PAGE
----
The Pint

On the taking of a pint.

This started life as a short and sweet Chat message on my phone that subsequently disappeared into oblivion upon switching apps to do a spell check. And so, having allowed my initial anguish at the loss of my poetic prose to subside, I see that I now have gained the opportunity to expand upon the initial thought.

The Pint.

If you’re Irish, and in particular, male of a given vintage, then you know of the importance of a good pint. The above images are representative of that importance. It is one passed down from father to son, generation to generation, and it is one I fear is dying as our men of Eireann become de-masculated by what is right and proper in this new world and global culture.

On a Sunday morning as a boy, I would accompany my father to the graveyard and later to a low table in the local, sampling the head of fresh pints. Bitter like coffee, smooth like cream, dark and complex as the souls of men who drank it warm from glass bottles in fields. My mother skulled a bottle of the black stuff most days when she was expecting me. That was normative advice for pregnant women of her day. There was even a time in Ireland when on a visit to the blood bank, you would be afforded a bottle of black while recovering. It was the iron you see.

Now, don’t get all serious on me here…the dangers of alcohol and all that. I know all about them, intimately, and that’s not for this conversation. Whether we like it or not, The Pint is significant in what it represents for certain people of this island and the marketers of Irish tourism know this well. There is significance in the importance to which we attach a good pint — it is culturally relevant and an embedded aspect of our identity. Some women share this, but not many, and fewer still in the millennial generation. To know a good pint is to be embedded in the tradition. It is like a master carpenter knows his wood or a mason who knows his stone. To know a good pint is to know God himself.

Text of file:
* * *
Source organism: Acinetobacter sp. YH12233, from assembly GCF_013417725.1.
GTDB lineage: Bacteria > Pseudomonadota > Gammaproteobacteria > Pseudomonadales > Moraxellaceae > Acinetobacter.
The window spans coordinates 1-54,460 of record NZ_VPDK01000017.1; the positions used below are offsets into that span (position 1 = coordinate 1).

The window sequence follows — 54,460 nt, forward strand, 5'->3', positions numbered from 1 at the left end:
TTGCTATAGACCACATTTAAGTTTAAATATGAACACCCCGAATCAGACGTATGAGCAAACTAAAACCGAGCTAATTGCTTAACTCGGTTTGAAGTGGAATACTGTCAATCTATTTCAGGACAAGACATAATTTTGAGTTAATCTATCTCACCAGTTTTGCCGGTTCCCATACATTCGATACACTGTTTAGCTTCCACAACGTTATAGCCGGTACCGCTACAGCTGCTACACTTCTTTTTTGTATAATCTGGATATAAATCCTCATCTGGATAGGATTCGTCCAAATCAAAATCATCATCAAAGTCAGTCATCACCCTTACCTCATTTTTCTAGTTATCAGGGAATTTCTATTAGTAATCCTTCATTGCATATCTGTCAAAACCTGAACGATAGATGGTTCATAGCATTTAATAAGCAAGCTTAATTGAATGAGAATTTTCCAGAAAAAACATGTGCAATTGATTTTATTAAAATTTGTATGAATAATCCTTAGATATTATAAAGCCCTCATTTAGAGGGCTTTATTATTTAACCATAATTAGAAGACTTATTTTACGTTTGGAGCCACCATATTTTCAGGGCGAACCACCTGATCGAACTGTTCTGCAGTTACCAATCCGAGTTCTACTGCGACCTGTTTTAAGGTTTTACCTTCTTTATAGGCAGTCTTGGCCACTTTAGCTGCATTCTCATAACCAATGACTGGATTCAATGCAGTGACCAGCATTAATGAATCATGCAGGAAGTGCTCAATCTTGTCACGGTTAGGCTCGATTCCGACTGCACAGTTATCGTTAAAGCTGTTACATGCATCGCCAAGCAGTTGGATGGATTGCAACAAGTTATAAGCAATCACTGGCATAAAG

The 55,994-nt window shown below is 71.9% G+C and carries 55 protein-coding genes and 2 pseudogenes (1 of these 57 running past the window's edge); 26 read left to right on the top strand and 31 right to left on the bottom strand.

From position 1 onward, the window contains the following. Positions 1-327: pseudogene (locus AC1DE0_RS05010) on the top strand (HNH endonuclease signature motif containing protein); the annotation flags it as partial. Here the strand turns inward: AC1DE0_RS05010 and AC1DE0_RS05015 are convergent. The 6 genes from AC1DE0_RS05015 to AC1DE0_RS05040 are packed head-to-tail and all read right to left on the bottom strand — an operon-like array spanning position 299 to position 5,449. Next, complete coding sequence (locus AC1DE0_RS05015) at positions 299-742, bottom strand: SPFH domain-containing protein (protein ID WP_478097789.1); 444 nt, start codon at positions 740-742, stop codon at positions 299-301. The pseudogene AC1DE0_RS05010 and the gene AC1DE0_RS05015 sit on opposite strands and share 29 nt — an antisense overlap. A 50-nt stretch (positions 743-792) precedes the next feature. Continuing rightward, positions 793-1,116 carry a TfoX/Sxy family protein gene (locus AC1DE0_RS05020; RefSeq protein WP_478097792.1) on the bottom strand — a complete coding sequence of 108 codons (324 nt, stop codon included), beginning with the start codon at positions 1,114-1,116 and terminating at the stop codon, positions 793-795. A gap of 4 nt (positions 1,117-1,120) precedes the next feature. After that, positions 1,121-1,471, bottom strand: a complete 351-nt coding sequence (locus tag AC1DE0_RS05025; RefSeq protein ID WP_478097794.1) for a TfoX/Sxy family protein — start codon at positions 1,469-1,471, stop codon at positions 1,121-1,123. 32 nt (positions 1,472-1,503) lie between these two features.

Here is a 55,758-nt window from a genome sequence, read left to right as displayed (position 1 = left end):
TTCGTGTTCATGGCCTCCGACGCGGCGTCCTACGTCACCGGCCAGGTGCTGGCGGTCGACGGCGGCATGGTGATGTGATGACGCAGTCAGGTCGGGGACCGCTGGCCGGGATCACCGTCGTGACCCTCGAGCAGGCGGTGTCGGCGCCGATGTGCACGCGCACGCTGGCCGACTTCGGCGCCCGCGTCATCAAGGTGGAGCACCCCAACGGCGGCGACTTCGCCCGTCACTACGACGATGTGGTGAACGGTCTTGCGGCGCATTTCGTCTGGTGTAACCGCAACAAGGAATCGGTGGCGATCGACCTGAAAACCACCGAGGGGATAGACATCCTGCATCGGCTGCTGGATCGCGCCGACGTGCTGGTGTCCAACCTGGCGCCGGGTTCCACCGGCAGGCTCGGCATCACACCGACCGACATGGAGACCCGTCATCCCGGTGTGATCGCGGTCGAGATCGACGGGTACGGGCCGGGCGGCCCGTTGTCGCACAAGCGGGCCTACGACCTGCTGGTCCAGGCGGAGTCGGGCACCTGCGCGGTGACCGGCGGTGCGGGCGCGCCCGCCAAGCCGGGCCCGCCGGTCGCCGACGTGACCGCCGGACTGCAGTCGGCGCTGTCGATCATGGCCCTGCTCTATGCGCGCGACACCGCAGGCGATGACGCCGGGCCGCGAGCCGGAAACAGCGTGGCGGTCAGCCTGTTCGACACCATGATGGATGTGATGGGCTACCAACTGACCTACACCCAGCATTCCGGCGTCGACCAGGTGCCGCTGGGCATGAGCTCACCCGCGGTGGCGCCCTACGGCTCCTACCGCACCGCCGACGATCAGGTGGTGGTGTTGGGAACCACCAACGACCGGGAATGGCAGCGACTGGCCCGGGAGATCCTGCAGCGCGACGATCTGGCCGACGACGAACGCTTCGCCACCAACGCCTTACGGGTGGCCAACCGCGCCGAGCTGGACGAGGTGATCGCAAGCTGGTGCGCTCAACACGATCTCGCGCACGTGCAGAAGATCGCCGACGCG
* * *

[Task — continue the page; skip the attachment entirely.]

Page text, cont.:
It is an acquired taste not only of the tongue, one should you wish to sample and appreciate to its full extent, will require a lot of you. You must immerse yourself in the culture of my people for a long period until such time as you develop a natural grá for the sup. Until you hear yourself utter, “Jesus, I’d murder a pint” you know little of the true meaning of The Pint. Until you can say that with conviction, you know nothing of the pint. Equipped with this inside knowledge and information, all one must do on entering the bar, is to raise a finger, nod at the bar keep and say, “pint”. That will do. If he replies, “pint of what?”, turn and walk out for he himself surely does not know The Pint and his service will likely disappoint.

Presentation + taste is everything. I can’t tell you exactly why a good pint is a good pint, but you’ll learn to know it when you get one. There are things that need to be right, however. There are signs you’re in a fine establishment and the time is right.

Anticipation — There must be the grá on you.

Atmosphere — It must be busy, but not too busy. A certain temperance is required in order to savour The Pint.

Knowledge, Skill, & Experience — The older the gentleman pulling the pint, usually the better although this is not a strict prerequisite. Women and younger men are more than capable of pulling good pints.

Flow — Not psychological Flow, although that might help, but flow on the lines. A key ingredient of a good pint is the freshness of the keg (my mate Ray from Guinness told me this).

A Clean Glass — Squeaky clean. Detergent ruins the pint.

Patience (Bar keep) — The job shouldn’t be rushed, but can’t be too slow either.

A Good Head — The pint must be pulled with care, creating good domeage without overfilling. You’ll know a good head because it sticks to the inside of the glass.

Patience (Drinker) — You must wait until it’s just right, but not too long, then murder it.

In the sharing of The Pint, there is friendship, comradery and storytelling. There is slaggin’, the craic, and banter. Too many pints, however, and there’ll be some suffering to be done the next day. It’s usually worth it though. Last word to Guinness (Diageo)…stop fucking with the brand and the product. What is perfect cannot be improved. Do you take a pint yourself?

Where To Get A Good Pint in Dublin (to name a few)

The Gravediggers
The Long Hall
Mulligan’s Poolbeg St.
Waslh’s Stoneybatter
Ryan’s Parkgate St.
The Cobblestone
The Palace

The Sunday Letters Journal is a reader-supported publication. To receive new posts and support my work, consider becoming a free or paid subscriber. This story was originally published here; true



A publication by Larry G. Maguire, organisational psychologist and writer on the psychology of work, human performance, creativity, and behaviour.

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Larry G. Maguire

Work & Org Psychologist writing on the human relationship with work | Slight Perfectionist | Introverted | Humanist Socialist |